Administrative authorities are also invested with authority or power to determine questions which affect rights of citizens but, unless in arriving at their decision they are required to act judicially, their decisions are executive or administrative, legal' authority to determine questions affecting rights of citizens does not make the determination' judicial, see the observations of Shah, J., at p, 681. In the Board of High School and Intermediate Education v. Ghanshyam Das Gupta, : AIR1962SC1110 the Supreme Court reiterated the principles laid down in the case of Khushaldas, AIR 1950 SC 232 and added that whether a party is required to act judicially or not has to be inferred from the provisions of the statute, the nature of the rights affected, the manner of the disposal provided and the effect of the decision on the person affected.. That the State Government should act judicially when acting under Section 7-F cannot be inferred from any provisions of the Act. No manner of disposal of a revision application is provided at all in the Act nor has any objective criterion been laid down. The only dispute before the State Government is whether a landlord should be permitted to sue for ejectment of his tenant, or not, its decision on the question has no effect on the' rights of the parties because they will be determined in the suit by the Court.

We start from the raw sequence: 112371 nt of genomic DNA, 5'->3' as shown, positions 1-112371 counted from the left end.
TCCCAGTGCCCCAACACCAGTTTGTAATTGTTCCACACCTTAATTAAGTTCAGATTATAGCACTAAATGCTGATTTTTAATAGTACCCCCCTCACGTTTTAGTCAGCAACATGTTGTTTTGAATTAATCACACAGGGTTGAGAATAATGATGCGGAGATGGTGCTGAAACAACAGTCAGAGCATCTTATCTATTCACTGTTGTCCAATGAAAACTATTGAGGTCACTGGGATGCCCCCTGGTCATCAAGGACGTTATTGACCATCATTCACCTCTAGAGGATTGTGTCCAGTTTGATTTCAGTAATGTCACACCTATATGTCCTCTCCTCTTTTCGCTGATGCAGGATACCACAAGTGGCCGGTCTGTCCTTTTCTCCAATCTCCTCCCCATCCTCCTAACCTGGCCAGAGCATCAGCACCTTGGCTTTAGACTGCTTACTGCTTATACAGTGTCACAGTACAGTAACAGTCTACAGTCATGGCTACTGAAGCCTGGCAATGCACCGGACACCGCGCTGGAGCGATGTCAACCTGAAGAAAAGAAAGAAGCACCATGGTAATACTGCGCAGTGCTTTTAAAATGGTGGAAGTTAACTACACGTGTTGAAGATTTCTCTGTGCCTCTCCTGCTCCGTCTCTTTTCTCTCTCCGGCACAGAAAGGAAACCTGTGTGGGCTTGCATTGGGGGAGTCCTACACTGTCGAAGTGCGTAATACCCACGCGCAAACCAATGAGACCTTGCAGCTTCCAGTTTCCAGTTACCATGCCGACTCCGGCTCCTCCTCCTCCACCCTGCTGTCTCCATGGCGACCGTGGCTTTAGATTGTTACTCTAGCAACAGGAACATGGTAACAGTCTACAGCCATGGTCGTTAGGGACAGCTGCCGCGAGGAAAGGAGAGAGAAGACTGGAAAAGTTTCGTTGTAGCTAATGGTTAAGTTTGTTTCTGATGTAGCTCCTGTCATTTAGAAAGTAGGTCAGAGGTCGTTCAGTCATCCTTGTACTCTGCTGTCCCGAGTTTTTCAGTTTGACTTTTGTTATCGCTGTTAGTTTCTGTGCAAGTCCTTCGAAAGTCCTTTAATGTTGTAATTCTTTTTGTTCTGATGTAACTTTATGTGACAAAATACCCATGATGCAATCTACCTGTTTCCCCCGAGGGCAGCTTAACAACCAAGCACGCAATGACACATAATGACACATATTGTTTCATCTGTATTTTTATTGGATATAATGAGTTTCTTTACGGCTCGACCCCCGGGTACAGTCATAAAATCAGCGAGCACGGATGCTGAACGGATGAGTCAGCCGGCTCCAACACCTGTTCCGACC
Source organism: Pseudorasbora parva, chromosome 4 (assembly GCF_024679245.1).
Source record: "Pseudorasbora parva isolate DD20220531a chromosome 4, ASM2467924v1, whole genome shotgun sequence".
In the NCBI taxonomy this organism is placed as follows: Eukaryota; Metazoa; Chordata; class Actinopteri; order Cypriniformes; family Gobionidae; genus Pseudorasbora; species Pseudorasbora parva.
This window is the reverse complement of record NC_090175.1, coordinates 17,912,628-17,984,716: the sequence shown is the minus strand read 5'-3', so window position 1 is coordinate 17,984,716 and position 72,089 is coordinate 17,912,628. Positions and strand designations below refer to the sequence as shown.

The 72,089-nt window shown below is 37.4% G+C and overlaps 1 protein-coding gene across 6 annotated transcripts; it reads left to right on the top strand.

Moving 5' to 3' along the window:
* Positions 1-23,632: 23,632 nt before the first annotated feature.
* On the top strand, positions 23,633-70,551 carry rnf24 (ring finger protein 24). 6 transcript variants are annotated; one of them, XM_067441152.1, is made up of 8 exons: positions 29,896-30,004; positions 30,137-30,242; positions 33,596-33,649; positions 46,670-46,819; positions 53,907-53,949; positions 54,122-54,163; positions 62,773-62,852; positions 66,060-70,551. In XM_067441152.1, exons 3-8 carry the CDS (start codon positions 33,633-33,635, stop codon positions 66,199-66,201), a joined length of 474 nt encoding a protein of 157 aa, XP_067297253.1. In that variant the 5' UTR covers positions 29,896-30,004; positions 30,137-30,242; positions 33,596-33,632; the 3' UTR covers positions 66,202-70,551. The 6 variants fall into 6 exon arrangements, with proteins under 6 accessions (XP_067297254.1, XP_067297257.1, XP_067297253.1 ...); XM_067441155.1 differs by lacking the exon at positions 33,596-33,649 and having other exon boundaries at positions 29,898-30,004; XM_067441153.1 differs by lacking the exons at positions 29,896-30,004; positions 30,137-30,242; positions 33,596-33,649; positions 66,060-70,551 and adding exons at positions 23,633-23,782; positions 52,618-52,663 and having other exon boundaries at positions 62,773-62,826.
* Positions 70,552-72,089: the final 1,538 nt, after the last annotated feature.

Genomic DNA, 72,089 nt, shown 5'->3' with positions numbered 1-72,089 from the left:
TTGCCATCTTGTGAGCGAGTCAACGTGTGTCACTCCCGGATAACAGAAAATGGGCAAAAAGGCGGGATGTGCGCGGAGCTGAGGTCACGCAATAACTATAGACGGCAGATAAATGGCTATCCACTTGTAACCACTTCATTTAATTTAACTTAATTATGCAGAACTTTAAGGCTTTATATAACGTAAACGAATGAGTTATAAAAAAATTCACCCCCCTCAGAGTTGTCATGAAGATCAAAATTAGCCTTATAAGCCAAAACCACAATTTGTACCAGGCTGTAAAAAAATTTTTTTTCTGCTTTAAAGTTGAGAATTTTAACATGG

The Board of Revenue U.P. v. Sardarni Vidayawati, : AIR1962SC1217 is an authority for the proposition that the Chief Controlling Revenue Authority acts quasi-judicially when it decides a question under Section 56 of the Stamp Act inasmuch as its decision may saddle an individual with a large pecuniary liability and it has to decide a pure question of law. It is impossible to apply this reasoning in the instant cases; whether a landlord should be permitted to sue his tenant for eviction or not is not a question of law and does not by itself impose any liability either upon the landlord, or upon the tenant, against whom it is decided.